How would the progression from assisted AI to autonomous AI impact AI’s artistic power?

文脈は、環境と知覚に依存するので、人間以外の知覚から生まれる新たな文脈はが、新たな芸術を生み出すでしょう。AIが人間のための芸術をつくることよりも、人間がAIのための芸術をつくることつくれるかがより重要な問題だと思います。

Because context relies heavily on environment and perception, the new contexts that arise from the perception of an entity that is other than human should lead naturally to the creation of new types of art. Rather than AI creating art for the sake of humans, I think a more important problem is the idea of humans creating art for the sake of AI, and whether or not that is possible.

 

By continuing research in AI-created art, what conclusions can we draw about sentience and sapience?

ノラ・ハラリが「ホモ・デウス」で予測するように、人間が「無用」になった時に、新たな時代が始まるのだと思います。「労働」や「学校」という概念から自由になりイヴァン・イリイチが主張したように美術や芸術の本来の役割が復活するでしょう。それこそが、人間本来の姿なのかもしれません。「ホモ・デウス」の時代の「無用層」の芸術、そこに人間の未来があります。

As Yuval Noah Harari predicts in Homo Deus, I think the point at which humans become “useless” will be the beginning of a new age. Once we are freed from the concepts of “school” and “labor” (as asserted by Ivan Illich), the original, essential role of the arts could make a revival – in effect, a revival of man’s essential nature. In the art of the “useless class”, proposed by Homo Deus’s new age – that is where the future of mankind resides.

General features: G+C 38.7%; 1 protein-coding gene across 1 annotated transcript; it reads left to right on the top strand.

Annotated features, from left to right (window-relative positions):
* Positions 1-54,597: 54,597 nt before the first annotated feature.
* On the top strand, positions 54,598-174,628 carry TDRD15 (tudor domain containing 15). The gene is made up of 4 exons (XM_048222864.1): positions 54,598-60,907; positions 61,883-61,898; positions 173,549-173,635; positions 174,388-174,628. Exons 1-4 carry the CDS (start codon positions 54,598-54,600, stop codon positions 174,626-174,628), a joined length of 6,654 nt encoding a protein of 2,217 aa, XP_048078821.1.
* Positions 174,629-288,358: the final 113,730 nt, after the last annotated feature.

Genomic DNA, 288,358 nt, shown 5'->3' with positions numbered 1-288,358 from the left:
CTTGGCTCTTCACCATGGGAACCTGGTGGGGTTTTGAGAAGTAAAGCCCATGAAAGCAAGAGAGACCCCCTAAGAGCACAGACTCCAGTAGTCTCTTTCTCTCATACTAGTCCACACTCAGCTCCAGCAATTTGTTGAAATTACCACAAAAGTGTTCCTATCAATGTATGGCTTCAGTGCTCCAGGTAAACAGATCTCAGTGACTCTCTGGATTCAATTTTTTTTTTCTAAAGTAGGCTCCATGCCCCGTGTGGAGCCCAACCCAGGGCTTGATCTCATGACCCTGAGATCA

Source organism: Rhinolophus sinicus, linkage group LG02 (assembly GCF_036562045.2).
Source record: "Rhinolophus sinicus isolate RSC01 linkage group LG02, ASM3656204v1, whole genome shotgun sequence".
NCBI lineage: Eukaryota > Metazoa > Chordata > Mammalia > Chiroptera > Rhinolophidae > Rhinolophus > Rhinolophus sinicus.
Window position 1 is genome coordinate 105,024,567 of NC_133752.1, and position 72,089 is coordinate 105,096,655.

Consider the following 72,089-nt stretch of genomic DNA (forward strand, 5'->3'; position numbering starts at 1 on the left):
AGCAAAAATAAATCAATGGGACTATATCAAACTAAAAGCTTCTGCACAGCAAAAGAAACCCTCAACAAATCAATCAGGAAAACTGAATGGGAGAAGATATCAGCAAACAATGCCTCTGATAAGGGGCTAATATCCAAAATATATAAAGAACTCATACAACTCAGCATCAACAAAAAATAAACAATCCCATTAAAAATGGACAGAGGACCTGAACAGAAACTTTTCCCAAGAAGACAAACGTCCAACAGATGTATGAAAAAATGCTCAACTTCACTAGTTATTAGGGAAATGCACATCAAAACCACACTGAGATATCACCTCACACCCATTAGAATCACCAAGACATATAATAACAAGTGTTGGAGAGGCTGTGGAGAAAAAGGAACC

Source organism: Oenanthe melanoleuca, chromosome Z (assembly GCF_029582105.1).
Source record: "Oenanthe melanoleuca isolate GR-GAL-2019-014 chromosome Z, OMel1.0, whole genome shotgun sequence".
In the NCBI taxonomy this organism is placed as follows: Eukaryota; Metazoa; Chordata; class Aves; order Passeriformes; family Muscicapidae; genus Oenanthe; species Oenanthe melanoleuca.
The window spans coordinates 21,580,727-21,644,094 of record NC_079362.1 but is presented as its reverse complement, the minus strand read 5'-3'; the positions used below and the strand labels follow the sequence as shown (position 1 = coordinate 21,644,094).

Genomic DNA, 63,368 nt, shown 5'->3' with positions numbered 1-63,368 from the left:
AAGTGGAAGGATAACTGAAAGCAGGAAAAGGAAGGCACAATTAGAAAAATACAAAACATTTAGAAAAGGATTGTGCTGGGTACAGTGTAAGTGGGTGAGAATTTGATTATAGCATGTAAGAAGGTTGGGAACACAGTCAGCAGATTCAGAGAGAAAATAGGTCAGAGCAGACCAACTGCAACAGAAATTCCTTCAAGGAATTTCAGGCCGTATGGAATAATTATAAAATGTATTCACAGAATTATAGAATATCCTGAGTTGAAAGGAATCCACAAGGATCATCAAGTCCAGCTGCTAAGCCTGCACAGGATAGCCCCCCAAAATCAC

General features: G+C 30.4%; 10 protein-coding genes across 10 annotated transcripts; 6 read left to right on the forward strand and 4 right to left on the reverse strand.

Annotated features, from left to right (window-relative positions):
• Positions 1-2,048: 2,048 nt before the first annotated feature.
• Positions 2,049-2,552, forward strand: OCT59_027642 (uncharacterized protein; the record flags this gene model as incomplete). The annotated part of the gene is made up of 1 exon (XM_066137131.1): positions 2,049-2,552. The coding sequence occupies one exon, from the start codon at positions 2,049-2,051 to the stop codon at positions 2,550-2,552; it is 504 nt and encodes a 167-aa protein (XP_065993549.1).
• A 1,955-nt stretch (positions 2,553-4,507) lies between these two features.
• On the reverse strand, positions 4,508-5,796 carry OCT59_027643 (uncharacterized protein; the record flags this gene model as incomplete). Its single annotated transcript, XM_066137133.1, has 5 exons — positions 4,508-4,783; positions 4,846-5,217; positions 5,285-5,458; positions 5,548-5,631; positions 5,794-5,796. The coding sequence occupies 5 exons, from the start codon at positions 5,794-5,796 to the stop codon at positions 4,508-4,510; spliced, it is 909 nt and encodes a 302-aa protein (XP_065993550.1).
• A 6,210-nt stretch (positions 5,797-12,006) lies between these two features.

Artificial intelligence is a concept that has its roots in literature and mythology. Now that AI can create its own art, have we created a mutual feedback loop?

ハラリの主張の重要なポイントは、「意識」と「知性」の分離が起こることですgreat decouplingAIで「意識」を作ろうとするのは無駄なことです。むしろ「知性」を「意識」から解放することで、「知性」を自由にすることが、大きな可能性を生み出します。擬人化という牢屋から知性を出してあげましょう。

The crucial point of Harari’s claim is the separation of “consciousness” and “intelligence” (the “Great Decoupling”) – the idea being that it is futile to attempt to create consciousness in AI. Rather, by unleashing the concept of intelligence from consciousness, this liberation will bring forth great possibilities. In this way I think we should reconsider how we think of intelligence and set it free from the confines of personification and anthropomorphization.

 

Is it possible to amplify or modify this feedback loop by interfacing AI directly with the human body?

人間が拡張することと、知性が自由になることは、本質的に無関係です。人間には理解できない知性があることを前提に、人は生きていかなければなりません。人間がAIの知性の進化を阻害することこそを懸念しなければなりません。

The advancement of mankind and the liberation of intelligence are essentially unrelated. People are going to have to get comfortable living under the assumption that there are types of intelligence that we can’t comprehend. Instead, what we should concern ourselves with is whether or not we are actively inhibiting the evolution of AI.

 

You previously acknowledged that the human body has the ability to adapt to, and capitalize on, a new bio-interface. With the current interest in neural lace and other cybernetic technology, how do you see humanity evolving after a several generations of use?

そうした中で、人間は人間としてその可能性を拡げていくことができるのか。僕は、人間はそれだけの柔軟性と可塑性を有していると思います。機械を人間に適合するのでなく、人間が機械に適合しようとすることで、その可能性を拡げていくことこそが、人間の未来を形作っていきます。